Through blogging, social media, newsletters, and book giveaways, a novelist teams up with the founder of WeGrowMedia to market her book—and show how making a personal connection with readers can go a long way towards making a book a best-seller.
From the Magazine
In her Sorted Books project, Nina Katchadourian arranges books from libraries—including William S. Burroughs’s personal collection, as well as those housed in museums and galleries across the country, to find a kind of poetry in the spines.
A writer and editor shares her thoughts, as well as lessons learned from authors such as Junot Díaz, Jhumpa Lahiri, and Celeste Ng, on writing of and from a culture that may be foreign to the reader: what do we explain, italicize, or translate? How do we navigate the divide between the ethnicity of a writer or character and that of her audience?
A case for balancing action with introspection in fiction, in order to avoid “gumming up the gears of your story.”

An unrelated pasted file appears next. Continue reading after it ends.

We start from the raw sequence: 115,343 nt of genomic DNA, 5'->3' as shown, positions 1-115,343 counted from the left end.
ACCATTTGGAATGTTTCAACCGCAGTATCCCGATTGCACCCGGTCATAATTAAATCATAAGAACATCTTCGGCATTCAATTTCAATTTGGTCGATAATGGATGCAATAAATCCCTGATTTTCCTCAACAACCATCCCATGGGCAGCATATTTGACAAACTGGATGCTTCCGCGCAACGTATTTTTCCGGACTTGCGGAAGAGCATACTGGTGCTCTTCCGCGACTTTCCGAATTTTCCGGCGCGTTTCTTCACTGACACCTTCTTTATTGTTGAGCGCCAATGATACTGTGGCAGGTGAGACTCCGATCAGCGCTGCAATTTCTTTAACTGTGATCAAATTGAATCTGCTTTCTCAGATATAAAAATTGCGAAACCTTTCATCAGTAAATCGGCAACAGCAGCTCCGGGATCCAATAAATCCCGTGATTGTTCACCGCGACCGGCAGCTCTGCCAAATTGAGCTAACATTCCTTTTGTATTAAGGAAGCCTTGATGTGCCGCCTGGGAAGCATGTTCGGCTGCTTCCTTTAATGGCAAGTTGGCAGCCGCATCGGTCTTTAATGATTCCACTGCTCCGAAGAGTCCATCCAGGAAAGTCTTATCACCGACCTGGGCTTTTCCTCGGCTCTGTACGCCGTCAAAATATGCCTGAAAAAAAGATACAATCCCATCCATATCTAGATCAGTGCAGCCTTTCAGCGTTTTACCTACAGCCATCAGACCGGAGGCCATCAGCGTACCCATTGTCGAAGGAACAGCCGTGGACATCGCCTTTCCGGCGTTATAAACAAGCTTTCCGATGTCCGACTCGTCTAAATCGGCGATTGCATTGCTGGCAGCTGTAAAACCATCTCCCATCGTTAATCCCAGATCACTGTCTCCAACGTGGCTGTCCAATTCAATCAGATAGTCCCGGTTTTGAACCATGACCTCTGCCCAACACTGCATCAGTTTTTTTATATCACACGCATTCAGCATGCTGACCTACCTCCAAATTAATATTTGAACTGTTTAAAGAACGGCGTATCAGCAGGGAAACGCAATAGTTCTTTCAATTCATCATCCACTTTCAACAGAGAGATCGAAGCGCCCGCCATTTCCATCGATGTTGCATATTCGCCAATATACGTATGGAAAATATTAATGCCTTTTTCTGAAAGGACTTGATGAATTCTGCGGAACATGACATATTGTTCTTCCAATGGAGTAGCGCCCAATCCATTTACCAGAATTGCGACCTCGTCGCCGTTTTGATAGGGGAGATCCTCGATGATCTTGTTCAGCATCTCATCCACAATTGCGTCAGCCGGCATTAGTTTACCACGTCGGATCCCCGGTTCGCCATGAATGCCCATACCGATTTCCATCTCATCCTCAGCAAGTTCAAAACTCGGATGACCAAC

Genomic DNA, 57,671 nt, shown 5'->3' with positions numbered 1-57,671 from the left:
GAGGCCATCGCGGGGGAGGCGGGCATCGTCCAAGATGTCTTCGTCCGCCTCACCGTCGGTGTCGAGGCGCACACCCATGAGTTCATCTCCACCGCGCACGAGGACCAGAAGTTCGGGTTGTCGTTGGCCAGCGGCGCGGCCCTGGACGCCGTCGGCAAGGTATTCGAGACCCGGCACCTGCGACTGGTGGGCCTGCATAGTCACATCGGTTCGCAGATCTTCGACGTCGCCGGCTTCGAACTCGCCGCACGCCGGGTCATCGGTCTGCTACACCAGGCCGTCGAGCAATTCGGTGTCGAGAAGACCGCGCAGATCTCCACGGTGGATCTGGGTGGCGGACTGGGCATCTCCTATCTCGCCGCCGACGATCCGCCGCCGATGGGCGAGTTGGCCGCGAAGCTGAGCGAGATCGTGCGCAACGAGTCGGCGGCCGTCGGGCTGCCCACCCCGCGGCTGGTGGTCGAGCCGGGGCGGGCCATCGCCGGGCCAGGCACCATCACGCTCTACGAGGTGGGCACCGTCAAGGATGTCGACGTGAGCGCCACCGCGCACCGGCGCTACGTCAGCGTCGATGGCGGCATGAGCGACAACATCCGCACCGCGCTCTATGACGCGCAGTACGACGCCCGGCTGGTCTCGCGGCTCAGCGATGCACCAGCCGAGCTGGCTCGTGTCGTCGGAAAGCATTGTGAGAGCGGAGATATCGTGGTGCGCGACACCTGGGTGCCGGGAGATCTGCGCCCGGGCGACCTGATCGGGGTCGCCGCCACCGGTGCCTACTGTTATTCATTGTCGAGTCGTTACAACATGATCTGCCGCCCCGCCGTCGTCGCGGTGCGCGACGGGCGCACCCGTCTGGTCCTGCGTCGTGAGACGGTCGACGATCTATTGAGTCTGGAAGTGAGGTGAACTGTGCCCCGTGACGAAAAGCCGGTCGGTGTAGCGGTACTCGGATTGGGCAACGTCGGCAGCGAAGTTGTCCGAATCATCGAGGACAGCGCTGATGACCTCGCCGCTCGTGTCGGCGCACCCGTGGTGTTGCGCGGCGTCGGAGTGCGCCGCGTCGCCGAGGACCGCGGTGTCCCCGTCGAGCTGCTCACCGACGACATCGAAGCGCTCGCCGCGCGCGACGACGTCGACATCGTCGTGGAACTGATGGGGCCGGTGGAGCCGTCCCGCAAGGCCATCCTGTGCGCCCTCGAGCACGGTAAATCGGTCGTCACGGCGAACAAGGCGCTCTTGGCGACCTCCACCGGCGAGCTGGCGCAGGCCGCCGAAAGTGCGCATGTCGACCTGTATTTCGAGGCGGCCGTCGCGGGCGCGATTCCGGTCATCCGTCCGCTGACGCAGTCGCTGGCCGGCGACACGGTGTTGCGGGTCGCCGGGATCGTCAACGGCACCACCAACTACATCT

After finding him paging through her diary, a mother confronts the ethical and emotional struggles of writing about her son’s traumatic brain injury.
What comes first—the human or the writer? David Shields and Caleb Powell discuss the origins and collaborative process behind the four-day argument about life and art that became their new book (and film), I Think You’re Totally Wrong: A Quarrel.
While at a ten-day silent meditation retreat, a writer reluctantly puts away her pen, choosing instead to fully inhabit herself and her experience.
A writer learns that letting go of the need for perfectionism, and instead allowing the creative impulse to guide him fluidly and freely, can revitalize the practice of writing.
A songwriter responds to literature—such as stories by Jonathan Lethem and George Saunders—with music, carrying the creative conversation across art forms.
Innovations like the USB Typewriter, Hanx Writer, Hemingwrite, and Typing Writer are giving new life to the classic typewriter by updating it for the digital world.